If that's the case, have any of you noticed any significant differences between the younger generation being able to read online more easily than the older?
It's probably just due to getting used to sitting in front of screens a lot. Older people's eyes have difficulties to adapt and may experience headaches sooner.
I'd also prefer reading for a book. I do read sometimes on my computer, but it's hard to me, which is weird, since I'm on a computer for most of the day. I like hard copies, it's just... Easier.
I definitely prefer reading longer articles and books on paper but if something I have to read something that's already online, then I usually won't print it because the less paper I have cluttering my room, the better. When I read something in pdf form on the screen I do usually invert the colors on my screen. This makes it easier to read and makes me less likely to do other things since everything looks strange inverted.
I'm quite happy to read from paper books, and I've done a lot of reading since I was old enough to learn to read and write better than everyone else .
These days, however, I'll read from books OR on the computer. I'm bored at work a lot and it looks less suss if I have something up on screen, rather than holding a book in front of me. I've read a LOT of ebooks.
I have no moral obligation against reading ebooks like a lot of people seem to. To me it's just a means to an end, it's not that big of a deal. They're still the same words.
I can't really stand reading things online. I even subscribe to a few magazines that are available online in their entirety because I know I absorb information a lot better if I'm reading it from paper.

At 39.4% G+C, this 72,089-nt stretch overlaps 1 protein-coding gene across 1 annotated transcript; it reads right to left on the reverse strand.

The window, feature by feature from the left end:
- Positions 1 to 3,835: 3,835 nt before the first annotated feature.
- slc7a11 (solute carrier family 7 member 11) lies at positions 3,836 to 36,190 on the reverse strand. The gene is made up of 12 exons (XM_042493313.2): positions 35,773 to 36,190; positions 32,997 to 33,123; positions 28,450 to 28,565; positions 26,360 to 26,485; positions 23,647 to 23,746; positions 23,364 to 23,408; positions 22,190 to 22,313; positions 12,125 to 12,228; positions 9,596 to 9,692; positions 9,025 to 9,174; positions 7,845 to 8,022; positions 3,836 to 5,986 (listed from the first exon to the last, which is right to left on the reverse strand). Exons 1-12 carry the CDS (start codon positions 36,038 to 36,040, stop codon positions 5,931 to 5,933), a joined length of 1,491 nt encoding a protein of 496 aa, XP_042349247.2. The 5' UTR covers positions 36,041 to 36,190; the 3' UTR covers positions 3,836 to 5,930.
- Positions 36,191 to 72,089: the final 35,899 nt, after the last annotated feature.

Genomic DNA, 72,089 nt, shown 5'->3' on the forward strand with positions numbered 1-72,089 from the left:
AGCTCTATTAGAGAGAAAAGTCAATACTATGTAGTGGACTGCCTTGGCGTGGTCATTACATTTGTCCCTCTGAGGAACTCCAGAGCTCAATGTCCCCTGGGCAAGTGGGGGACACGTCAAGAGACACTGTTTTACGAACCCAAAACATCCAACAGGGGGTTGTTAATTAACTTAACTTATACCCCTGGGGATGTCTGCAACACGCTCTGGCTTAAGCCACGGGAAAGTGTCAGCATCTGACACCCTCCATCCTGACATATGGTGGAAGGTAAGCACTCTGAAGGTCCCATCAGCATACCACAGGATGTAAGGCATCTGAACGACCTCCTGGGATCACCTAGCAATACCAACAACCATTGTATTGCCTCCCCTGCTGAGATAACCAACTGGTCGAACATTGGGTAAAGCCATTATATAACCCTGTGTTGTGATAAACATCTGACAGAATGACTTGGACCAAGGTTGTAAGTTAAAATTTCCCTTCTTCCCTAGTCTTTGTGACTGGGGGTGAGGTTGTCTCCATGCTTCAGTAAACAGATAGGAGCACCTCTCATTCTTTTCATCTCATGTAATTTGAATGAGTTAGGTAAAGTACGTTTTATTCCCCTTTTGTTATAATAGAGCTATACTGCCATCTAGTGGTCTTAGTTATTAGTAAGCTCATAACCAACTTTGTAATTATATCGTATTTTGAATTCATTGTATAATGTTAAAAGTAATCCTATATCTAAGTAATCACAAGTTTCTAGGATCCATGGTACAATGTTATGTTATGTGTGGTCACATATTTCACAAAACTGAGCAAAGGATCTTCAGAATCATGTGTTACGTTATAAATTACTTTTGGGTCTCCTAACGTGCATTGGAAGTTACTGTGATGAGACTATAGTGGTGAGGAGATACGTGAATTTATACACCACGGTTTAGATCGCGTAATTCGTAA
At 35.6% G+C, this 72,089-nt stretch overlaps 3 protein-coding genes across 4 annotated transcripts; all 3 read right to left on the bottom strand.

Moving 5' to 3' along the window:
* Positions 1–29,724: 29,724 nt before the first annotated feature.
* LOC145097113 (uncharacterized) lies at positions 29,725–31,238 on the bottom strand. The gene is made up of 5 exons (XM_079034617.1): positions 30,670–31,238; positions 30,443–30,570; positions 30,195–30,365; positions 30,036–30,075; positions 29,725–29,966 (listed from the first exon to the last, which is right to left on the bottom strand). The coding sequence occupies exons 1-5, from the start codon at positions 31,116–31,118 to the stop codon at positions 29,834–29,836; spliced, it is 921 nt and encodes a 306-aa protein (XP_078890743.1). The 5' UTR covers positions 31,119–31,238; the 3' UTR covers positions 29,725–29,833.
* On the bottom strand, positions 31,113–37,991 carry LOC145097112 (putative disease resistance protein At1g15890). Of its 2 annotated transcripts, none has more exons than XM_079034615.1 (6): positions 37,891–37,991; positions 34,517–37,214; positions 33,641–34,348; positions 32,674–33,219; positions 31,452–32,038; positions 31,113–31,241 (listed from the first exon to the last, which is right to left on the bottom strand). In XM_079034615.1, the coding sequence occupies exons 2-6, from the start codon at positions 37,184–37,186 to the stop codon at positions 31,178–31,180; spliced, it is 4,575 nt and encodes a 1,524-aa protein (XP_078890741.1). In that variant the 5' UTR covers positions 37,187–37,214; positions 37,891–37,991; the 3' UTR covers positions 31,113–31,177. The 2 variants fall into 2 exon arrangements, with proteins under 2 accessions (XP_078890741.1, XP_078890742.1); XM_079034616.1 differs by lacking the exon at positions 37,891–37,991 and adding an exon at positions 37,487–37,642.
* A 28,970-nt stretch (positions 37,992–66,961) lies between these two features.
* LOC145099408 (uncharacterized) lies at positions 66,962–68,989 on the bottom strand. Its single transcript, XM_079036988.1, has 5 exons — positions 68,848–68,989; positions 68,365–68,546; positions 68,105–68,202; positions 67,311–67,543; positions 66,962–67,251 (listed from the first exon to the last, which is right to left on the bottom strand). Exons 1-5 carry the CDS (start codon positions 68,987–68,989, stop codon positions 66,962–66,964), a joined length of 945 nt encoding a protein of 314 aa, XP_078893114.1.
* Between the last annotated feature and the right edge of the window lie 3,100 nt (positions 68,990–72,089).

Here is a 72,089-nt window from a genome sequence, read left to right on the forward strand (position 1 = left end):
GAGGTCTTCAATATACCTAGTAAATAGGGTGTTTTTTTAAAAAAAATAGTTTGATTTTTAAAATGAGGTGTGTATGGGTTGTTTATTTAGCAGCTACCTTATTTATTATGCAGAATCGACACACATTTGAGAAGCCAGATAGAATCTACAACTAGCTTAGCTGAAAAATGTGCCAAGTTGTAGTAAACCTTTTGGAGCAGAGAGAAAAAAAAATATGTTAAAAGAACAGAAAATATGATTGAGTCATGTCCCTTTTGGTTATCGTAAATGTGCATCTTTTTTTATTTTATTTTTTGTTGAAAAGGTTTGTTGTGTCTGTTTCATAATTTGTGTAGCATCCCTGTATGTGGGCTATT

I think plenty of people feel this way, so I doubt books and magazines are on their way out.
There are some people who really like the Kindle to read things on, but even that I find cannot replace the feel of paper and the sense of reading something in my hand, however that being said i fear there are many print items on their way out. I was a reporter working for a newspaper a few years ago and all everyone talked about was who was being cut and the lowering of the print order. In some ways it made me sad, but in others I had to realize that with TV news and so many other Internet news sources that some kinds of publications are becoming a thing of the past.
There is nothing quite like picking up a leather bound book or even a small pocketbook for that matter and sitting out in the hammock under the trees turning pages. I know a laptop would not stand up to that for long(the occasional bird crap falling) and a Kindal is not quite the same no matter how much improvement it is over the computer screen.